A hotel in Cornwall is appealing against an enforcement notice calling on them to remove buildings constructed without planning permission.
Carbis Bay Hotel, near St Ives, hosted the G7 global summit for world leaders in the summer and built several meeting rooms, which it said were needed for the event.
But the work was started without planning permission, and the hotel only submitted an application after campaigners called for all work to stop.
Campaigners called on Cornwall Council to take enforcement action to stop the works but after the planning application was submitted, the council said it would be better for it to go through the proper process.
But last month, the hotel withdrew its planning application, leading to Cornwall Council announcing they would be issuing an enforcement notice.
This meant the hotel would need to remove the buildings and return the site to its original state within six months.
But the hotel was able to lodge an appeal against the notice before it was due to come into effect on Monday 18 October.
When asked what it would be doing about the enforcement action, The Carbis Bay Hotel said in a statement: “We have no comment to make at this time.”
'Will now be considered by the Planning Inspectorate'
But Cornwall Council has since confirmed the hotel has decided to appeal the notice. The appeal will be considered by the planning inspectorate.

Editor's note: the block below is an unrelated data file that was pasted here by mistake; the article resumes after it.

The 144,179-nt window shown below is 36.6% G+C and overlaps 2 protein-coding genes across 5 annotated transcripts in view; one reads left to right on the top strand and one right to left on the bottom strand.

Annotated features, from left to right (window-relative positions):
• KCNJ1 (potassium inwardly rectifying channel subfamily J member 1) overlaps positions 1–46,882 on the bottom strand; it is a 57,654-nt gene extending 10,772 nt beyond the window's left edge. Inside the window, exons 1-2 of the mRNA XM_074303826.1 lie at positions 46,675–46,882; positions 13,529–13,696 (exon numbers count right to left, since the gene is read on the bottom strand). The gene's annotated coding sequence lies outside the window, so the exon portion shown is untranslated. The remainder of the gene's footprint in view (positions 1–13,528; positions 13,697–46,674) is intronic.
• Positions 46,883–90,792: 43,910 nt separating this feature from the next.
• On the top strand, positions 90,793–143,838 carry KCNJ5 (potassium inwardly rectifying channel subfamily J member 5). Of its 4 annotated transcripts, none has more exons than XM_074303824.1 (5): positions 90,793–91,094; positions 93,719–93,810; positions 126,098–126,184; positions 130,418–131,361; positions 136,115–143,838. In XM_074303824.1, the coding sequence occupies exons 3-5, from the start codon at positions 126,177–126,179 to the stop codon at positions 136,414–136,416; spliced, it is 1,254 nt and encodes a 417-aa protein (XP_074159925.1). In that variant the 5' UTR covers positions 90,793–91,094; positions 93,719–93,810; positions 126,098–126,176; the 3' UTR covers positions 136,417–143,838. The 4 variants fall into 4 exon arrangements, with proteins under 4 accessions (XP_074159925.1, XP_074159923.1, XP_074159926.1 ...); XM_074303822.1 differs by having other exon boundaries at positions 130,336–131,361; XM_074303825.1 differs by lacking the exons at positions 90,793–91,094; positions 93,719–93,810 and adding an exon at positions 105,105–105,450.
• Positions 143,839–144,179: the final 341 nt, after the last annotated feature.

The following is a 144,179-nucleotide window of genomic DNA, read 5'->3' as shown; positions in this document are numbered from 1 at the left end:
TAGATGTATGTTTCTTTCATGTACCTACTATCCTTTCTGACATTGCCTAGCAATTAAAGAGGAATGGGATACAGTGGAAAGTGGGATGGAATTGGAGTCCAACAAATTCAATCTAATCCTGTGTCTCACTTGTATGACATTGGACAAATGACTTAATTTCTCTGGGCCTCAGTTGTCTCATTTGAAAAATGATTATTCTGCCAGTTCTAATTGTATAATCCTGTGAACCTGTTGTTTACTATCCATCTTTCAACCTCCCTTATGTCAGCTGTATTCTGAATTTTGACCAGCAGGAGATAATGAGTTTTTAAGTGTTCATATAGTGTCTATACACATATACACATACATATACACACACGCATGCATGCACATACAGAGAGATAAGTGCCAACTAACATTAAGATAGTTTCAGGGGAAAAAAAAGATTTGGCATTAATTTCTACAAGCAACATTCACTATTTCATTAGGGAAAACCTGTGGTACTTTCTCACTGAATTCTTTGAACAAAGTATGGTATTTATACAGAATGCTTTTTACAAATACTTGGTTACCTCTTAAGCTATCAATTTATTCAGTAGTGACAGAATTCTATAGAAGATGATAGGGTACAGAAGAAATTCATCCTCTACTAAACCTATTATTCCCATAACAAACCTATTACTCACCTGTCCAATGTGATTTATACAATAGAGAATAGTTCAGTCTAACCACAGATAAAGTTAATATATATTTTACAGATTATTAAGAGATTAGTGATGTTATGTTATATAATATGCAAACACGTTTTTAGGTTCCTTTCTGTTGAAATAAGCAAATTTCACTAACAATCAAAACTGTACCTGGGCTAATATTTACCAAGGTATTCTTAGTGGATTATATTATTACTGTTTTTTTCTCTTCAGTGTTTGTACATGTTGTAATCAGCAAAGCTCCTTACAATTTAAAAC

In a statement the council said: “The enforcement notice in relation to unauthorised works at the Carbis Bay Hotel was due to come into effect on October 18, 2021.
"This notice requires the unauthorised developments to be removed and for the land to be reinstated to its former levels, gradients and condition within six calendar months of this date.
“However, the applicant has lodged an appeal against the enforcement notice, and the matter will now be formally considered by the Planning Inspectorate appointed by the Secretary of State.”
Whilst the hotel had claimed the meeting rooms were required for the G7 summit, the Cabinet Office said at the time that they had not needed any additional facilities.
The hotel had previously been refused planning permission to build several new lodges on the site where the meeting rooms now stand.
The planning application initially submitted after building work began contained elements that were identical to the earlier plans for lodges, which had been refused.
Credit: Richard Whitehouse, Local Democracy Reporting Service